The spirit is stronger than the body.

"Receive, O God," they cry out, "our spirits in the heights,

To Thee be eternal glory, O Son of God!"


Speaking in human terms, Christ, by His obedience, elevated Himself to primacy in the Church, in the world, and in the history of mankind. No one can be a good leader who has not completed the school of obedience. Adam forfeited his authority and dominion over living creatures and the elements of nature at the very moment when he showed himself disobedient to God. Abba Moses said: "Obedience begets obedience; if someone listens to God, God also listens to him." It is obvious, then, that God listens to man more than man listens to God, especially when one takes into consideration how often and in how many ways man sins daily against the commandments of God. It is a fact that the Eternal God listens to us, corruptible as we are, more than we listen to Him. This should fill all of us with shame who still have a conscience. When St. Eutropius was being tortured along with his two companions, he prayed to God: "Come to our aid as Thou camest to Thy servant Theodore the Tyro." Suddenly, the ground shook and the obedient Lord appeared with His angels and St. Theodore. The Lord said to the sufferers: "During the time of your torture, I stood before your faces and observed your patience. I will write your names in the Book of Life."


Contemplate the Lord Jesus at the Mystical Supper:

1. How He chose bread and wine, two ordinary elements of nourishment, and through them instituted His visible and invisible bond with the Church until the end;

2. How the Mystical Supper has been preserved until today, and how it will be preserved until the end of time as the Mystery of Communion;

3. How every day, and almost every hour, somewhere in the world, a priest consecrates the bread and wine and receives them as the Body and Blood of Christ. What a wonderful vision that is!


on love for your neighbor

"Nevertheless to abide in the flesh is more needful for you" (Philippians 1:24).

Illumined with the love of Christ, the Apostle Paul acknowledged, in his Epistle to the Philippians, that for him death is a gain because his life is Christ's. Paul's love for Christ draws him toward death so that he may stand by Christ as soon as possible, but his love for the faithful compels him to remain in the flesh. However, these are not two loves that attract the Apostle and pull him in two directions, but one and the same love that opens before him two treasures of wealth. One treasure is the blessed world in heaven, and the other treasure is the souls of the faithful on earth. That heavenly treasure is increased by that earthly treasure; both treasures flow together into one. To go to heaven--to that the Apostle is drawn by love and reward; to remain on earth--to that he is drawn by love and duty.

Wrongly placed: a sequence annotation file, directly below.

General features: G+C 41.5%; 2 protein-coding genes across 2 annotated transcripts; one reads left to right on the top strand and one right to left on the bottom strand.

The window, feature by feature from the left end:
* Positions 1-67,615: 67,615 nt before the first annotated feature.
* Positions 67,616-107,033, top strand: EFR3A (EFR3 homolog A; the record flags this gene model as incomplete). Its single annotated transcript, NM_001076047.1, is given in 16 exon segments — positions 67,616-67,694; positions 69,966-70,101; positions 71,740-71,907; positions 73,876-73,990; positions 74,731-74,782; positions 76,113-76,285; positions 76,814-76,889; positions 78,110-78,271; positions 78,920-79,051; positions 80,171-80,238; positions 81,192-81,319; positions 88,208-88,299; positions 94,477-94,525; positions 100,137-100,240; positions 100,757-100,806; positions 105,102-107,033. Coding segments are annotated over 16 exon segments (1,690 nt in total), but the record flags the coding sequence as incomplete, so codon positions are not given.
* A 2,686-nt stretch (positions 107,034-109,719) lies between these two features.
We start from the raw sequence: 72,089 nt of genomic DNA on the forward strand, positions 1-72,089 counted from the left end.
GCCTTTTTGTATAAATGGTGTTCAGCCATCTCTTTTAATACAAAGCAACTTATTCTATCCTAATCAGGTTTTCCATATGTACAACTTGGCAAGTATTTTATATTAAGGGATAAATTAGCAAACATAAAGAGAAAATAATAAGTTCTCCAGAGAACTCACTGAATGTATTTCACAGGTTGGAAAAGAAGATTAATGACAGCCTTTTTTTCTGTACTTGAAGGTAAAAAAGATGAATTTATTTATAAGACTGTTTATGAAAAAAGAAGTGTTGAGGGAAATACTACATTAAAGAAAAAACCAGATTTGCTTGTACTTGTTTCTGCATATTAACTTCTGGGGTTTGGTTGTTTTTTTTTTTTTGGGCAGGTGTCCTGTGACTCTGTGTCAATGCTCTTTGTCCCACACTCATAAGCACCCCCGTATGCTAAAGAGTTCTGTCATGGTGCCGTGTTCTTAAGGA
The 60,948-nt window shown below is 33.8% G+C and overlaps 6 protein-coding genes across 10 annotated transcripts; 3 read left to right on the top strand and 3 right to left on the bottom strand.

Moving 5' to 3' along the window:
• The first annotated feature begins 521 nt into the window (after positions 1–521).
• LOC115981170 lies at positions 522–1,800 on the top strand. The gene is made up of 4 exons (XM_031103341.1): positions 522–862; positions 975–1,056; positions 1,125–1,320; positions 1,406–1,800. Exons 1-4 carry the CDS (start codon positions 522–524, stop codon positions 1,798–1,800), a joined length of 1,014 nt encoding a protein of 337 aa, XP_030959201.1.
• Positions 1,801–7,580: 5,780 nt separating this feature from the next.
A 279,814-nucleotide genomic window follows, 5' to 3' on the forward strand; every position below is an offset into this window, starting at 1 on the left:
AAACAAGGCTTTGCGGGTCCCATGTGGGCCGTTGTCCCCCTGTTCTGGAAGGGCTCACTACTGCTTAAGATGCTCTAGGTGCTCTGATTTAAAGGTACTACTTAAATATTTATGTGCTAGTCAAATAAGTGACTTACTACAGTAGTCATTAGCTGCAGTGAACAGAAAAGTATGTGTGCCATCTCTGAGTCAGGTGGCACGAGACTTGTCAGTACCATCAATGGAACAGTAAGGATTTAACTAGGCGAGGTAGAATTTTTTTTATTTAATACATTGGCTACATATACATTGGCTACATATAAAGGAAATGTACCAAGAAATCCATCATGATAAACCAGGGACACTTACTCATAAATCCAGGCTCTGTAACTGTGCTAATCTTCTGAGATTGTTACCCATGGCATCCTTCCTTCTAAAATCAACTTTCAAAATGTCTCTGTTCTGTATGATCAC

When mortal man, my brethren, discovers that it is more important to remain in the flesh out of love for his brothers, how is it strange that the Eternal God knew, before the Apostle, that it was more important to be in the flesh for the salvation of mankind than out of the flesh in the spiritual kingdom? Does not this confession of Paul before the Philippians explain to us with complete clarity the reasons for the Incarnation of the Son of God? There, in heaven, is the true Kingdom of Christ and the true life of Christ, without the mingling of sin and death. But the Son of God's love toward men deemed it necessary to remain in the flesh on earth among men. Truly, we need to be thankful to the Apostle Paul that he, in explaining himself to us, explained the mystery of Christ's coming and His dwelling in the flesh.

O Lord, wonderful art Thou in Thy saints.

To Thee be glory and praise forever. Amen.